That’s a good point.

    But I think that it is not a problem if you are the primary author of the paper in question and you are willing to share the credit.

    But, yeah, I expect to have to think this through some more as I do it.

  6. @Itman What about indecent scientists?

    Has there been attempts at authoring a paper using something like a wiki, or is that maybe going too far?

    Regardless, I’m all for this experiment.

  7. @Geoff Several papers have been written using wikis and blogs. See for example:

    I’m not sure it has been wildly successful yet, but we are still at the early stages.

    And I would certainly participate in such a project if I found one that was a good match for my research interests. And I hope I will one day.

  8. The problem is that sometimes people are “measured” for the quantity of papers they publish. Specially here in Brazil, where the number of papers you write can change the salary you get.

    That is why we sometimes have lots of bad quality works here …

  9. The Polymath project relied mainly on blogs, much like what Daniel proposes; for details, see the October 2009 Nature article by Tim Gowers and Michael Nielsen, the two main players in the project. In that sense, it was not exactly collaborative writing: someone had to put together all the pieces and actually write the paper.Authorship was one of the issues in the project; see Is massively collaborative mathematics possible on Tim Gower’s blog. The first paper produced through this project, which is still at the preprint stage, uses a pseudonym, D.H.J. Polymath, without giving the name of any of the 27 contributors. Even if it’s technically possible to evaluate individual contributions (espectially if a wiki is used instead of blogs), one can easily understand that this collaboration mode could be deemed inappropriate by many (especially junior researchers) in the “publish or perish” culture.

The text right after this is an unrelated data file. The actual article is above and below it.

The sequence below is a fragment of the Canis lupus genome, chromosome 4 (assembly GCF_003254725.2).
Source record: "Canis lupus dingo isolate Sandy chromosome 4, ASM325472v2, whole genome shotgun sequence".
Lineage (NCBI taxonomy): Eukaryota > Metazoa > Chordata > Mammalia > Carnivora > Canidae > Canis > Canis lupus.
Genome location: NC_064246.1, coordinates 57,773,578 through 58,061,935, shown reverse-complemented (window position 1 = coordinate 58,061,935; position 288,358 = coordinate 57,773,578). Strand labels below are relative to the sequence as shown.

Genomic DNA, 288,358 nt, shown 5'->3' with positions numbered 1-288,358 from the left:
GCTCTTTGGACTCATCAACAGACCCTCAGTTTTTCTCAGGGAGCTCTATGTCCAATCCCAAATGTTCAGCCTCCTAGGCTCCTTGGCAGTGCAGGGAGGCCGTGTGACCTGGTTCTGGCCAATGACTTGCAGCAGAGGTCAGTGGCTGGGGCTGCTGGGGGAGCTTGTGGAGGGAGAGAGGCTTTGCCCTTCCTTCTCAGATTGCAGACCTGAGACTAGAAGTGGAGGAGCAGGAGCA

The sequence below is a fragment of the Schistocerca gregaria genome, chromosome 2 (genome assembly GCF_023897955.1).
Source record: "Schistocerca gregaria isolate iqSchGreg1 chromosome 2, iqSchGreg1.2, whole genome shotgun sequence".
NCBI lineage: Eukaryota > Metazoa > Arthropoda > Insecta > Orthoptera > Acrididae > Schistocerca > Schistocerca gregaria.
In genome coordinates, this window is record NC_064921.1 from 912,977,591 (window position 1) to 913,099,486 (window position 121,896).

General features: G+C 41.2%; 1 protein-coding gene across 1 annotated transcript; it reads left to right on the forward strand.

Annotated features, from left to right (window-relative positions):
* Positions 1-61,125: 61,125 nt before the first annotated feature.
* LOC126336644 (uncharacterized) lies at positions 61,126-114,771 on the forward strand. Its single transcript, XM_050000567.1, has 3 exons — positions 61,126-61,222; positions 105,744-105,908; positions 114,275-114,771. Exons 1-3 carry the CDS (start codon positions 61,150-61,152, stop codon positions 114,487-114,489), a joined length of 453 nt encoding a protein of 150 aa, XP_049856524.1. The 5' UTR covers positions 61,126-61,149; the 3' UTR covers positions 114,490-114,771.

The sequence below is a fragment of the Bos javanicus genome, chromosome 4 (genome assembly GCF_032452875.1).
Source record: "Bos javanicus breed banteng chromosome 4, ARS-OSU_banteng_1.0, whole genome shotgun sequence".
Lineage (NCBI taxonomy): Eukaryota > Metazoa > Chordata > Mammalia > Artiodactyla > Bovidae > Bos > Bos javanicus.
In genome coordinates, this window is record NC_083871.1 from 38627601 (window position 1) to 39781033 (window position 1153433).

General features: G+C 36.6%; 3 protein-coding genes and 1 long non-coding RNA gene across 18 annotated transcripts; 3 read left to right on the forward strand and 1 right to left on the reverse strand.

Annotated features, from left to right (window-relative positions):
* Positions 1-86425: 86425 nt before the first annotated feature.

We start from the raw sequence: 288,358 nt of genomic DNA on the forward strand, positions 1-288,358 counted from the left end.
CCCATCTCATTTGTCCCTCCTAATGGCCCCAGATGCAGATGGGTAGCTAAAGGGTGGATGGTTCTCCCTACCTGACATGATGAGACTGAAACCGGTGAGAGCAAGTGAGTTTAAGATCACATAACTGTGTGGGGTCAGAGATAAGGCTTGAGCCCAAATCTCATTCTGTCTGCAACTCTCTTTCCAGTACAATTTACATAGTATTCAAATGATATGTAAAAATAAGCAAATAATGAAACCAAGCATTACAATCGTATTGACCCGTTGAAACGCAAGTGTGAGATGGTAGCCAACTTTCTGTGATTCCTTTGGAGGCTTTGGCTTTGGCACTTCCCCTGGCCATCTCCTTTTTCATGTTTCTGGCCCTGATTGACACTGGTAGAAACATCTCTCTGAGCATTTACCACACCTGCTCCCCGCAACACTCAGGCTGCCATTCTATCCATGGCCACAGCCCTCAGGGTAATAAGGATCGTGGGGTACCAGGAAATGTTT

A different so-called “next-generation” wiki (see, which “links every word to its corresponding author” has been proposed to address this issue. It seems to have been used only in one project, called wikigenes, which doesn’t aim at producing scientific papers. Thus, to my knowlodge, we have still to see an example of an entirely wiki-based collaborative production of a scientific paper, starting from scratch.